Kitchens are being integrated into living areas. Rather than using one dominant surface, grey, black, dark timber or veneer is teamed with a contrasting shade or texture, including gloss or dark mirror glass, to simulate the feel of a living room. The preparation area might be stainless steel with an integrated sink and the central bench elongated for dining.
Upmarket kitchens have a second pantry – effectively a mini kitchen – so that preparation is out of sight. The pantry houses the dishwasher, coffee machine, kettle, toaster, microwave and big sink, with a smaller sink in the main kitchen.
The interest in plain glass splashbacks is on the wane, with pale glass is being replaced by stronger colours. Patterned wallpaper is also being placed behind glass, using mirror or black glass. Textured splashbacks in oversize tiles reflect textures in doors and drawers.
Steam ovens are nudging microwaves aside, which can come built-in or freestanding. Combi ovens can be used with or without steam. A Gaggenau in-bench steamer costs $3800 and a combi steam oven $4500.
Must-have bench-top appliances are a steamer, gas wok burner and a two-burner induction hob. Extras include a barbecue, deep fryer and a teppanyaki plate. Coffee machines are also increasingly popular.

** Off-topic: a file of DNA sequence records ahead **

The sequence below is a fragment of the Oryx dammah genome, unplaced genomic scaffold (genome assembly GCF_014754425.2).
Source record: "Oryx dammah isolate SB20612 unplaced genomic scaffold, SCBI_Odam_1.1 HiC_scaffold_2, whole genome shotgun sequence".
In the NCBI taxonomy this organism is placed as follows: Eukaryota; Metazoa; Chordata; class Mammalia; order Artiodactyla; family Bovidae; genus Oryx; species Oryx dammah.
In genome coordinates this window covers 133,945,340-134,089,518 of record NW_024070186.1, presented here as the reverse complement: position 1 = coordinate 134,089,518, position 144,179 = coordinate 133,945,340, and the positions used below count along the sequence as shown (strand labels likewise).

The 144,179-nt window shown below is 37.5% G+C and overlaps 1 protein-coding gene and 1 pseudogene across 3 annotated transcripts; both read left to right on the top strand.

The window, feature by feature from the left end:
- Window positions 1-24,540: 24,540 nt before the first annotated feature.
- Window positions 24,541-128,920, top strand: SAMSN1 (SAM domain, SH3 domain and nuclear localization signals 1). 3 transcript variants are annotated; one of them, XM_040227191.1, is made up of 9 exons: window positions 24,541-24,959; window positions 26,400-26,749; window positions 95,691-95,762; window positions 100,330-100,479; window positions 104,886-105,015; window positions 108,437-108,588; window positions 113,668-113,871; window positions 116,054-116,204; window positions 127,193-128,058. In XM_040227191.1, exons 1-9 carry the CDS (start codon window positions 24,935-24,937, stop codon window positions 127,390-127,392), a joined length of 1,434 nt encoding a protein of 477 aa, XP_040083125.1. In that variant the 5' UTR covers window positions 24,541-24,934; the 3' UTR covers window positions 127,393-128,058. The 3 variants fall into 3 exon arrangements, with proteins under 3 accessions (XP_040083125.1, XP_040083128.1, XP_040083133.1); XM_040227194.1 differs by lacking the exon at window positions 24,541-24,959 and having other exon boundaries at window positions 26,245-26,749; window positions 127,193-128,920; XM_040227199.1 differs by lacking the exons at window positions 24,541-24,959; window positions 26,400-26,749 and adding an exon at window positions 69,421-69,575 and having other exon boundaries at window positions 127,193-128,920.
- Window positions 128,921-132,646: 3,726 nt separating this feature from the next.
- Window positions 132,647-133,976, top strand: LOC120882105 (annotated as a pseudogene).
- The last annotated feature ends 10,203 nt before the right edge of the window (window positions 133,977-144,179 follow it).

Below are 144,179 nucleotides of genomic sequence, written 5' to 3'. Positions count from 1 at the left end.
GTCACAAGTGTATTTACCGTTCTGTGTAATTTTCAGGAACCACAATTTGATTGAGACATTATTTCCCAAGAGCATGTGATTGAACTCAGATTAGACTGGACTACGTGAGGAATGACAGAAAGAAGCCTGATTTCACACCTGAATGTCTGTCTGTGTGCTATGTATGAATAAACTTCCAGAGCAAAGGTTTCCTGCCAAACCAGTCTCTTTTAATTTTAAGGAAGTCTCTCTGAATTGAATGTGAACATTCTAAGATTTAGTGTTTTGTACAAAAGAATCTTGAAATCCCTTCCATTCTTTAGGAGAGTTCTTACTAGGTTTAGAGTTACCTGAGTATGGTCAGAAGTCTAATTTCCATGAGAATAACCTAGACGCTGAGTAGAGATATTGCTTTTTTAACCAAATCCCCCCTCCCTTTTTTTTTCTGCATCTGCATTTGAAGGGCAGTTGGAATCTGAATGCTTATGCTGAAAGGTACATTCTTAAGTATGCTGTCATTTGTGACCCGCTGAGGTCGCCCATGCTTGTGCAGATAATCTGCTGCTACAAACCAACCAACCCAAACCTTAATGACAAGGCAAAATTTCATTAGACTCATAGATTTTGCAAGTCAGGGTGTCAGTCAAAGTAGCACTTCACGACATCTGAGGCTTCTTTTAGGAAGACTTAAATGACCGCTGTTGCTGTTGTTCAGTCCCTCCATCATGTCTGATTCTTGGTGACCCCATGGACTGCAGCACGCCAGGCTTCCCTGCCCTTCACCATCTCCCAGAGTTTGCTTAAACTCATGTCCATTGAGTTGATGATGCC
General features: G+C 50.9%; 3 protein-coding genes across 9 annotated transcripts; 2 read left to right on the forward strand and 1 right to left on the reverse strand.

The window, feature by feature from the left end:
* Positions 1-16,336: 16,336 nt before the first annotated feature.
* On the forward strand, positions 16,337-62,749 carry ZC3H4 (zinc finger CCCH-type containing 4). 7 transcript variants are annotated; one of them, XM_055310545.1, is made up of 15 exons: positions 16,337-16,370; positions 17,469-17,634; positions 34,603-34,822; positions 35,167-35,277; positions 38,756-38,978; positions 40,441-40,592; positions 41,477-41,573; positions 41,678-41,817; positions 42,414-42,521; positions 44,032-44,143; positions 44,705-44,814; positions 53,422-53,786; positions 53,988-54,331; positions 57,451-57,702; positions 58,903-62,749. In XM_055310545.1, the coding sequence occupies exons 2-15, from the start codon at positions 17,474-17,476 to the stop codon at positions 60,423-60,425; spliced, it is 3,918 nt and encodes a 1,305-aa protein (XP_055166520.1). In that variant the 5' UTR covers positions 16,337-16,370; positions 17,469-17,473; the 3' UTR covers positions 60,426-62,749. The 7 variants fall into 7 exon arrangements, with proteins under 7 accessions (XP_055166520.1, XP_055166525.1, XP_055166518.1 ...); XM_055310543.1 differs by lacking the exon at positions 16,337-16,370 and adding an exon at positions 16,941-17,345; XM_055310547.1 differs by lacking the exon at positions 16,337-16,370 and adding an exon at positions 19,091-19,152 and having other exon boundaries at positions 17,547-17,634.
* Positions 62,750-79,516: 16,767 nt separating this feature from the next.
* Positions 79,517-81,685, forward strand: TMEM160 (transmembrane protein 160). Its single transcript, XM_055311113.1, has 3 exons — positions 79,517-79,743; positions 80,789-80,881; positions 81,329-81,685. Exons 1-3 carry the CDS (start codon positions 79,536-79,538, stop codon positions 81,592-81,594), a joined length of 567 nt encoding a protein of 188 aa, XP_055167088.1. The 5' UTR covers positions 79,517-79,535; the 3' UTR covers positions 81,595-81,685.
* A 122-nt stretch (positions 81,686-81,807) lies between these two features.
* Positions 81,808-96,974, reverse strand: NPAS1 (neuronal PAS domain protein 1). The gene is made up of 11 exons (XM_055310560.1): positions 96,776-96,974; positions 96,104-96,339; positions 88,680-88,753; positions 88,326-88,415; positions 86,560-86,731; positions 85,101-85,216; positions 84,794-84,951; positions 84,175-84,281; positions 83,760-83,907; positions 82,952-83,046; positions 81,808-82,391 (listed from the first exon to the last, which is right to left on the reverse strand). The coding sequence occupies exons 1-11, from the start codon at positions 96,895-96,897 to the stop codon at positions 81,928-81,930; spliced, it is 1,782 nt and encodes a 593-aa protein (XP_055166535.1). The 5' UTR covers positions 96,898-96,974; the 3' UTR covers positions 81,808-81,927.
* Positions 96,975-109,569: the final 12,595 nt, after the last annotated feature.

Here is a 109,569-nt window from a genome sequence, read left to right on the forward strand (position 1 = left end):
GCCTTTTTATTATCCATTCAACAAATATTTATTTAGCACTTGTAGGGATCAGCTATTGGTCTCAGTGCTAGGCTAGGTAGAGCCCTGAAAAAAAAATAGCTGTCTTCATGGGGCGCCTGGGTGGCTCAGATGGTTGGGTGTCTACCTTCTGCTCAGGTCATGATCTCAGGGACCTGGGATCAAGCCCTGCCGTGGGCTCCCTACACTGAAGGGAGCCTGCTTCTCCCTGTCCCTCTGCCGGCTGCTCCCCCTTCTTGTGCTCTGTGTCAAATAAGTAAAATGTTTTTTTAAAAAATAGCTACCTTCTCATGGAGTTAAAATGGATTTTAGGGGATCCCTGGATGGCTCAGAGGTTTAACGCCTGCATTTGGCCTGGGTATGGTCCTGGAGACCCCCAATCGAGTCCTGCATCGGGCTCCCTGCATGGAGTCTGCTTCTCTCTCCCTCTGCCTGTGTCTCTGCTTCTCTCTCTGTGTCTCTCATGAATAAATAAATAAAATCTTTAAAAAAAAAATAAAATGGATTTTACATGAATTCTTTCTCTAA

Another modern component is St George appliances’ Cool Touch technology, which ensures their quadruple-glazed oven doors are always cool.
The outdoor kitchen is the new must-have and almost as glamorous as its indoor counterpart. Defining features include the trusty barbecue, sinks, stainless steel benches, cupboards, drawers, overhanging rails, char grills, wok burners, kegs, wine coolers, deep fryers, fish smokers and pizza ovens. Warmth is added through a patio gas heater, chiminea or brazier.
How about being the definition of “cool” by replacing your refrigerator with a walk-in coolroom.
The coolroom, which some designers say is a growing trend for large families and keen entertainers, will run in an L-shape under the stairs. Most-used items, such as milk and butter, will go in door shelves and the walls will be fitted with pull-out drawers and shelves for everything from wine to fruit and vegetables.
Granite and Carrara marble have to be sealed:
No. The sealer is toxic, shows marks and has to be re-done. Leave them honed and matt and scrub with a cream cleaner and scourer.
Stainless steel looks too commercial.
Who cares It’s practical for hot pots and can be teamed with something organic such as timber to integrate it with the living area.
Reconstituted stone has to be sealed and is hard to clean.
No, it doesn’t – and it scrubs up with cream cleanser. Just don’t put super-hot pots on it.
Laminate doesn’t wear well
Yes, it does if you look after it.
Concrete is the toughest option.
It’s unpredictable. You can’t be sure of the colour, finish or texture and it needs sealing.
Timber doesn’t stand up to wear
Keep it away from water, oil it three times a year and it will last for years.